Illawarra unionists will not give up until they have secured a future for Australian seafarers sacked by BHP and BlueScope, a protest in Wollongong was told on Wednesday.
Maritime Union of Australia (MUA) members from the Illawarra and from Newcastle staged a rally on Flagstaff Hill, vowing to fight until moves to replace Australian ship workers with foreign "flag of convenience" staff were defeated. Unions around the world held events to support the cabotage campaign.
And after campaigns of industrial action won better enterprise agreements for workers at the Port Kembla Coal Terminal, BlueScope, and Wollongong Coal, unions have their tails up.
South Coast Labor Council secretary Arthur Rorris said they were driven by the "gutless" sacking of Australian seafarers - unions said 70 - while working in international waters in January.
With the wind blowing gusts of up to 65km/h, MUA national secretary Paddy Crumlin led the crowd through a union song that might as well been a sea shanty.
But before that, he had some emotional words for companies that sack their Australian crews to replace them with much cheaper international crews - to transport good from one Australian port to another.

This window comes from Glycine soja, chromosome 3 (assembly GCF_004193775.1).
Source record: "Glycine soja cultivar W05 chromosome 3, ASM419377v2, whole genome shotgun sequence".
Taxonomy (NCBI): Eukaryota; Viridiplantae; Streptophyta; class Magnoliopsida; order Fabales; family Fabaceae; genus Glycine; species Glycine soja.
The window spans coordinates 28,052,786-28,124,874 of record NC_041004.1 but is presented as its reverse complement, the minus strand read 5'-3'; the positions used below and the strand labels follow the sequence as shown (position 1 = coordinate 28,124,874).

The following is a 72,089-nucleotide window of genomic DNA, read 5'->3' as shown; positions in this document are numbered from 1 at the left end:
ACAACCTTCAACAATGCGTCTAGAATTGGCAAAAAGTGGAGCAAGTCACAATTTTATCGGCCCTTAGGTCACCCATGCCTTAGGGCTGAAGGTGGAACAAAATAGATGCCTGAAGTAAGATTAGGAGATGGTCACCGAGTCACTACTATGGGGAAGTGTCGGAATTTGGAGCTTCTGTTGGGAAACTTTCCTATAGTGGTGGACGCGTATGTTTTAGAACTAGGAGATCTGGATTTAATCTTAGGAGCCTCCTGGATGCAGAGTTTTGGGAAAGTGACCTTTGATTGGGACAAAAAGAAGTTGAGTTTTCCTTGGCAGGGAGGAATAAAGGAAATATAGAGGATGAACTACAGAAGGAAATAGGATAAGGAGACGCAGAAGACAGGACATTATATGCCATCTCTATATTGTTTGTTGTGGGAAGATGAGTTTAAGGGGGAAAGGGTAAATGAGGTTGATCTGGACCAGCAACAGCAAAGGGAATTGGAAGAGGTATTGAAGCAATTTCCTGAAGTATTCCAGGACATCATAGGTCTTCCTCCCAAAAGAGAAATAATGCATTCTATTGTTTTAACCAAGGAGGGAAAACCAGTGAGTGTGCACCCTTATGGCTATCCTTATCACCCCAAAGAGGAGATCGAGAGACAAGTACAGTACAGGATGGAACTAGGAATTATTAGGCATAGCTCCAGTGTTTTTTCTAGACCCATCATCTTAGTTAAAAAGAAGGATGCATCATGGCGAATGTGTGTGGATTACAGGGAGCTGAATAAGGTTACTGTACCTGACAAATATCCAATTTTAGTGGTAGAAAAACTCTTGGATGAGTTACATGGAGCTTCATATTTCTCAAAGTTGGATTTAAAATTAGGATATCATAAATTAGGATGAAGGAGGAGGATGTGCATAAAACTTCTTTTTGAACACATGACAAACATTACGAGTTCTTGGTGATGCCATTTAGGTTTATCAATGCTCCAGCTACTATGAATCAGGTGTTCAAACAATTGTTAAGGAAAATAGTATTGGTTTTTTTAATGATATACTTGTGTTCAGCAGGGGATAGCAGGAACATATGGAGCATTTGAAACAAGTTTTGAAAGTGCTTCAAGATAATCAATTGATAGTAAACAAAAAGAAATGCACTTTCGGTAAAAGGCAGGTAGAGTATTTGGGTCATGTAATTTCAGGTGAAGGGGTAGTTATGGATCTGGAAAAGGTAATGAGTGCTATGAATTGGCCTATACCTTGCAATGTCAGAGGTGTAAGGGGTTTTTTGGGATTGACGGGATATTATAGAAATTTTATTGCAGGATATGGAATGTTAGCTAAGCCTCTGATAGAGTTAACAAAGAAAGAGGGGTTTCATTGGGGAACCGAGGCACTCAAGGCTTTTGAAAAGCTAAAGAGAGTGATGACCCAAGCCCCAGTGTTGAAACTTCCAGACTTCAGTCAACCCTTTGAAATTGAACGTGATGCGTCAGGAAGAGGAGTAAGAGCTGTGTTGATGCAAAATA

He said this was a betrayal of those who had worked to build up industry in the Illawarra over many decades.
"They're not the 'big Australian', they're the small Australian - with a heart the size of a split sesame seed," Mr Crumlin said.
"They haven't got hearts, they've got nothing. All they've got is greed and elitism."
Wollongong AMWU leader Brad Hattenfels said the fight involved manufacturing workers too.
"A lot of the cargo is used in the manufacturing industry - they come to the steelworks, they supply other industries, other manufacturers," he said.
"It's this idea of businesses being able to register in a country that allows them to exploit workers - and it's the same in some other industries as well."